Since the Yankees joined the American League as the Baltimore Orioles in 1901, the team has played 1,746 doubleheaders, although a vast majority took place before the modern expansion era. Nonetheless, of that total, the Yankees wound up splitting (including games ending in a tie) or being swept in 1,150 (66%), which seems to lend credence to the age-old concern. Or does it?

Yankees Performance in Doubleheaders, 1901 to 2011

Source: Baseball-reference.com

On the surface, earning a sweep in only one of every three doubleheaders seems like a disadvantage, but how often do the Yankees win two games in a row anyway? One way to answer that question is to compare the Yankees’ franchise record in doubleheaders to the winning percentage compiled in single games. (more…)

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With the trade deadline drawing near and the Mets headed on a road trip that will last until August, Carlos Beltran’s fly out in the ninth inning of this afternoon’s game could turn out to be his last home at bat with the team. Realizing this possibility, what was left of the Citi Field crowd gave Beltran a nice round of applause, but one wonders if Mets fans truly appreciate how good the outfielder has been during his seven years in Flushing?

Although hampered at times by injury, Beltran has enjoyed a mostly productive tenure with the Mets. Based on WAR, he already ranks among the top position players in franchise history, despite having nearly 1,000 fewer plate appearances than many of the other leaders. With playing time factored into the equation, it isn’t a stretch to suggest that Carlos Beltran is the best Mets’ position player of all time.

Top-10 Mets’ Position Players, Ranked by Average WAR*

Player PA bWAR fWAR AvgWAR
Darryl Strawberry 4549 37.7 36.6 37.2
David Wright 4507 31.9 37.8 34.9
Carlos Beltran 3612 32 31.3 31.7
Jose Reyes 4644 27.5 32.4 30.0
Edgardo Alfonzo 4449 29.1 30.7 29.9
Mike Piazza 3941 24.6 30.2 27.4
Keith Hernandez 3684 26.5 27 26.8
Howard Johnson 4591 24.7 24 24.4
Cleon Jones 4683 17.6 23 20.3
John Stearns 3080 18.5 20.1 19.3

*AvgWAR = (bWAR + fWAR)/2
Source: baseball-reference.com (bWAR) and fangraphs.com (fWAR)

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(In addition to appearing at The Captain’s Blog, this post is also being syndicated at TheYankeeAnalysts.)

Heading into the second half of the interleague schedule, the American League holds a 66-60 advantage over the National League. If that winning percentage holds, it will continue the senior circuit’s gradual improvement since losing over 60% of interleague contests in 2006.

Historical Interleague Records, By League

Note: Data as of June 23, 2011
Source: MLB.com

Most experts agree that the American League’s recent dominance of interleague matchups has been the result of having better players and stronger teams. Less clear, however, is whether one league or another enjoys an inherent interleague advantage, all else being equal.

For a recent article, I compiled aggregate data for all interleague-related plate appearances, which were defined as follows: DHs hitting in an AL park; pitchers hitting in a NL park; and pinch hitters batting in the ninth slot in a NL park. Not surprisingly, American League DHs posted an OPS that was 0.084 points higher, while National League pitchers outperformed by 0.070 OPS points.  What was interesting, however, is that when all of the relevant at bats were totaled, the combined performance was nearly identical. In other words, it seems as if neither league enjoys an overall advantage during interleague play.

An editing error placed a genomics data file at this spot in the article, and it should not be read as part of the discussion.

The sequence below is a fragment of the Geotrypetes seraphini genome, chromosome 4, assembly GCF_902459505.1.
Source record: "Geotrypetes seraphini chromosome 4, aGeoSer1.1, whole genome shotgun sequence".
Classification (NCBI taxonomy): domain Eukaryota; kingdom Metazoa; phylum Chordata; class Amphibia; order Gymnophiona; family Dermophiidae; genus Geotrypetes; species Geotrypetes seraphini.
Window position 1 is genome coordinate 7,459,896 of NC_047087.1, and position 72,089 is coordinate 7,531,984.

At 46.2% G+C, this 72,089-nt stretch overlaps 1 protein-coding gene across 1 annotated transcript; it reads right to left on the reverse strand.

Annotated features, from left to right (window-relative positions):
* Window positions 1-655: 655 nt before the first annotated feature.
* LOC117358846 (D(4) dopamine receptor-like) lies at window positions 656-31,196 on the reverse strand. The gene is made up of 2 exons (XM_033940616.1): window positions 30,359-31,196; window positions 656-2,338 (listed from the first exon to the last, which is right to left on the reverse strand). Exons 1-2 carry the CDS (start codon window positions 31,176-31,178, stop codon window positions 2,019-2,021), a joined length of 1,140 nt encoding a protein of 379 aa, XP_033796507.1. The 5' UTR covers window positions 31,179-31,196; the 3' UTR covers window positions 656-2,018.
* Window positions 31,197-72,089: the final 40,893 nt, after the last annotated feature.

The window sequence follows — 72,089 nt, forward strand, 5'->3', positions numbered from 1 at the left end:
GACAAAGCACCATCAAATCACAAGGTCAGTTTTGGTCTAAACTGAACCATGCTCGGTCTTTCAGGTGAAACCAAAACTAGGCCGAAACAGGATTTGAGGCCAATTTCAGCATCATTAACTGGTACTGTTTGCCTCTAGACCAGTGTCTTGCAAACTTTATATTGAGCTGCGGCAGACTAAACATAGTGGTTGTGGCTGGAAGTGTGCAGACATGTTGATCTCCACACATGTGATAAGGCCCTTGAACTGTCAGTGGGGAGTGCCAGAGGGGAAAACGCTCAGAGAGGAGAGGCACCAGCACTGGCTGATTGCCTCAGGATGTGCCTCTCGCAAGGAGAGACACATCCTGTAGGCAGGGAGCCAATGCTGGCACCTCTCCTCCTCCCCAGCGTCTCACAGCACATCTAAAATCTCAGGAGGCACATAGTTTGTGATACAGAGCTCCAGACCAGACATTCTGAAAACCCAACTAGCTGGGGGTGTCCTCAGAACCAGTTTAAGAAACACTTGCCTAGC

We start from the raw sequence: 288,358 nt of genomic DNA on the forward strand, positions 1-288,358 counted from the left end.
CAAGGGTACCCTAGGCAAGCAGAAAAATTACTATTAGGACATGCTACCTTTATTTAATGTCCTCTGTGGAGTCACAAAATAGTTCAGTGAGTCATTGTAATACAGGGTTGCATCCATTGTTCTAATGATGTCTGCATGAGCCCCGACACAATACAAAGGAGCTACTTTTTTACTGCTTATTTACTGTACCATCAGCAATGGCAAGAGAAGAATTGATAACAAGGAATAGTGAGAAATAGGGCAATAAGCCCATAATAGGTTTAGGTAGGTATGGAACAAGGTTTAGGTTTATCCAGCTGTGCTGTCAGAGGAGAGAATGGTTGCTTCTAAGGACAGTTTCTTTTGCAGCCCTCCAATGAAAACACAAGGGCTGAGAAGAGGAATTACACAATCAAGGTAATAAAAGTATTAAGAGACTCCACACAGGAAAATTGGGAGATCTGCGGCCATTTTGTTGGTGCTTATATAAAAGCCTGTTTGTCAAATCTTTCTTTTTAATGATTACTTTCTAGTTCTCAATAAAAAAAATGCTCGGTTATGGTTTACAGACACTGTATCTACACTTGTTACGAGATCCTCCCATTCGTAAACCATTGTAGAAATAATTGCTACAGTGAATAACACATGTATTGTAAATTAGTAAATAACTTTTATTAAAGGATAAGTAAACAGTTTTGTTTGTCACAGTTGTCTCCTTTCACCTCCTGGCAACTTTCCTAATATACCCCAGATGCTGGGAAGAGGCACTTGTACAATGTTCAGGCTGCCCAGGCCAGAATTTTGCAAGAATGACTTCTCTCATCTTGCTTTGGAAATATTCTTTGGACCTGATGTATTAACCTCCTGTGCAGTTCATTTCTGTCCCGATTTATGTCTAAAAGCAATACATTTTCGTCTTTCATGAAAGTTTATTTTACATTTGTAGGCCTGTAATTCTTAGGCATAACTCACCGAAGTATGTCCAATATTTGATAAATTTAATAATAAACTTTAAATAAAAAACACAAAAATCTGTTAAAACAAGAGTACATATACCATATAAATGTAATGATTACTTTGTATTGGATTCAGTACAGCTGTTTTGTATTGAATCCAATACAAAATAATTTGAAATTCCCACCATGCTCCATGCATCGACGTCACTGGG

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(In addition to appearing at The Captain’s Blog, this post is also being syndicated at TheYankeeAnalysts.)

Jose Reyes entered last night’s action as one of the hottest hitters in baseball, so naturally, the Atlanta Braves’ game plan centered on slowing the speedster down. Apparently, however, the team took that mandate just a bit too literally as even the grounds crew wound up getting in on the act.

The Braves were unsuccessful in their attempt to slow Jose Reyes down (Photo: AP).

There was nothing unusual about Jose Reyes’ infield single that led off yesterday’s game at Turner Field. It was not only the shortstop’s major league leading 95th hit, but also the 23rd time he started the first inning with a safety. In fact, Reyes’ early trip on the base paths was so far within the realm of reasonable expectations, the Braves had a surprise for the speedster lying in wait.

After reaching first base, Reyes barely avoided being nabbed on successive pickoff attempts by starter Jair Jurrjens. On both occasions, the Mets’ speedster spun out with his first step back to the bag, making it seem as if he was stuck in the mud. As things turned out, that’s exactly what happened.

Entering yesterday’s game, the Mets were second in the National League with 60 stolen bases, while the Braves were dead last with 19. Faced with such a significant speed gap, the Braves took a page out of gamesmanship 101 and instructed their groundskeeper to spend some extra time making sure the first base area was well lubricated for that evening’s game. Unfortunately for the Braves, however, first base umpire Bill Miller was not playing along.

After Reyes slipped for the second time, Miller halted the game and ordered that a drying agent be used to soak up some of the mud conveniently located just about where a base stealer would take his lead. After play resumed, Reyes promptly stole second base, providing justification for the Braves’ pre-game preparations. By the end of the night, the Mets had swiped four bags, including a second steal by Reyes.

I don’t know what’s going on, but I don’t care. If it’s wet, I’m going to try and steal anyway. They can do whatever they want to.” – Jose Reyes, quoted in the New York Post, June 15, 2011

Although perhaps guilty of overzealousness, the Atlanta Braves aren’t the first team to accentuate strengths and minimize weaknesses by altering their home field. Throughout baseball’s colorful history, tailored mounds, slanted baselines, thick infield grass, roving fences and various other tactics have been frequently used to gain an edge. In fact, one of the most famous, and infamous, examples of creative field maintenance involved the very same approach used by the Braves against the Mets. What’s more, some people contend that the tactic helped decide the 1962 pennant. (more…)